Bottoms Up...Not Belly Up
In recent months, rising liquor liability insurance premiums have been forcing multiple bars and concert venues to close in the state of South Carolina.
Liquor liability insurance has been a compulsory coverage in the state of South Carolina since 2017, with a minimum coverage limit of $1 million per occurrence and $2 million in aggregate. Not specific to bars and concert venues, examples of other required commercial insurance products include auto insurance, workers’ compensation insurance and professional liability insurance.
While mandatory insurance requirements are not uncommon, they can vary by jurisdiction, as they are often established to address specific risks and promote public welfare. However, in certain situations, meeting the requirements of mandatory insurance becomes unaffordable, creating significant strains on profitability and potentially leading to a business’ inability to remain open.
In South Carolina, the requirement for liquor liability insurance has presented a significant affordability challenge. Claims payments have increased and, as a byproduct, so have premiums. In fact, many insurers have stopped offering liquor liability coverage altogether, reducing competition and further exacerbating the challenges of finding affordable coverage.
How can the insurance market fill this void?
Alternative insurance options, such as captive insurance companies, make a compelling case. Given the low-frequency and high-severity nature of liquor liability coverage, there is the potential to insure the risk through a single-parent captive as part of a broader set of captive insurance policies. The presence of additional coverages, specifically with higher frequency or lower severity, would help achieve risk distribution that likely would not be present if liquor liability was insured on a standalone basis. Other ways to improve risk distribution would be through a group captive or pooling arrangement. Aside from risk distribution, captives often foster a stronger focus on risk management, which can result in better risk control and loss prevention measures. This can lead to lower premium costs or other financial benefits as the parent company can retain underwriting profits and accumulate surplus.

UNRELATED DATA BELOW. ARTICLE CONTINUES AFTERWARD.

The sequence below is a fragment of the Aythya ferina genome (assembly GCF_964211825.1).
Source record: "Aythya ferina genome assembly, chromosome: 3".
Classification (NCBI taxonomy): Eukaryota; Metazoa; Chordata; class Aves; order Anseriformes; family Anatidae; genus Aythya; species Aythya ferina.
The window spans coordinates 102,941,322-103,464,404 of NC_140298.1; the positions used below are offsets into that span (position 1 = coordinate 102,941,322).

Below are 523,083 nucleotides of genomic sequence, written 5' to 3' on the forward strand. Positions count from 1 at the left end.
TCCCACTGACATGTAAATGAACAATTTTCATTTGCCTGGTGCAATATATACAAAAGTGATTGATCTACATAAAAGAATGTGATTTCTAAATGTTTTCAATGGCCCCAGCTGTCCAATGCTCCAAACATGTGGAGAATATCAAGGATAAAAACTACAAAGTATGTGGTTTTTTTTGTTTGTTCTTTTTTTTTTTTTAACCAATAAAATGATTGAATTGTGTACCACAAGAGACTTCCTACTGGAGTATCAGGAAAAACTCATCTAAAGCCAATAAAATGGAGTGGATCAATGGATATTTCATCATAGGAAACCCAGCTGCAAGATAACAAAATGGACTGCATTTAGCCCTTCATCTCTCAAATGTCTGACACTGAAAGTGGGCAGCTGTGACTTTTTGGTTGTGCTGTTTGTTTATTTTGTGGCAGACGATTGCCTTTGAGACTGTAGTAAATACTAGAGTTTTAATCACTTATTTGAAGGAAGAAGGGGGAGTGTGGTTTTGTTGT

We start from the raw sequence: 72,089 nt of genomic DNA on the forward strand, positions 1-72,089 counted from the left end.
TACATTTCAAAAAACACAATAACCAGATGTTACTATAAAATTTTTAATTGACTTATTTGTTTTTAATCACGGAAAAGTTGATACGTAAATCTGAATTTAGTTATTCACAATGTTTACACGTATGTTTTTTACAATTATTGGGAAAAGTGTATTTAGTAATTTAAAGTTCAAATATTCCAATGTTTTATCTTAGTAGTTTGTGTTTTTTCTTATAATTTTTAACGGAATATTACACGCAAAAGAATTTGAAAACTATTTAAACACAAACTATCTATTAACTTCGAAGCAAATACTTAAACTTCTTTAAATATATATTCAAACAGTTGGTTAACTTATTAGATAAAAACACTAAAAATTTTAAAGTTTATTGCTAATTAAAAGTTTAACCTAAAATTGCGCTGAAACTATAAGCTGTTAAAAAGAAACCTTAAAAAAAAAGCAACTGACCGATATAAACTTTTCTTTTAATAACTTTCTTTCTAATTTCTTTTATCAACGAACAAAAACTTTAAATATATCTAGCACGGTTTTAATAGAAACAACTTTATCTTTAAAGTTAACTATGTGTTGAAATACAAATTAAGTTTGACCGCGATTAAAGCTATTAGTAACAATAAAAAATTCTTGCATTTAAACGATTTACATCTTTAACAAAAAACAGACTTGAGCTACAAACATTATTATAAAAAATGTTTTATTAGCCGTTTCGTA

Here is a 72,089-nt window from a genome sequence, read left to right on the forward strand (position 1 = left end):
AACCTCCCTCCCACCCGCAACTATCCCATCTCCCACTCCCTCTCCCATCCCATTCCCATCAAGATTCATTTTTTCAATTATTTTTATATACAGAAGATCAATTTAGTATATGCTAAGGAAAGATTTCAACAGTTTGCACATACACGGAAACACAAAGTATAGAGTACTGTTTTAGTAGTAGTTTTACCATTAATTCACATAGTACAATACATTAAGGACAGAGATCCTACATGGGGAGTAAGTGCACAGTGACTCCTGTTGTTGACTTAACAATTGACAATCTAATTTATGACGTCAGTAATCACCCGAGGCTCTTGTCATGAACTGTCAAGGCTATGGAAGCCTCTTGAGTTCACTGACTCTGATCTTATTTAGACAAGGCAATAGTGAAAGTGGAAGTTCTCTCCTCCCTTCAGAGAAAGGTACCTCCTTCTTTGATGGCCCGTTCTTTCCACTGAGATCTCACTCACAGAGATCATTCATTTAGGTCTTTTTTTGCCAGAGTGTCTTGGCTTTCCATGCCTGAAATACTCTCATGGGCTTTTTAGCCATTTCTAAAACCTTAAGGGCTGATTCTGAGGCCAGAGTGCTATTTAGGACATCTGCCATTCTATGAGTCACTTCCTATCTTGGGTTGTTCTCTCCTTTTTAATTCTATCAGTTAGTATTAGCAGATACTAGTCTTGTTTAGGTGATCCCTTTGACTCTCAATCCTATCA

However, establishing a captive requires a significant initial investment and capitalization. Consideration must also be given to risk concentration and lack of diversification, which could lead to volatility in its financial results. Beyond the captive realm, Excess & Surplus (E&S) carriers may prove viable in their willingness to write the risk if there is an availability shortfall in the traditional market. Insuring through E&S carriers typically involves lower initial costs compared to establishing a captive; however the E&S route may not solve the issue of premium affordability, given that their willingness to insure higher-risk exposures comes at a cost.
Utilization of captive insurance companies has significantly increased over the years. In fact, South Carolina has one of the largest captive insurance markets in the United States and could certainly leverage this challenge into an opportunity to maintain its thriving entertainment industry.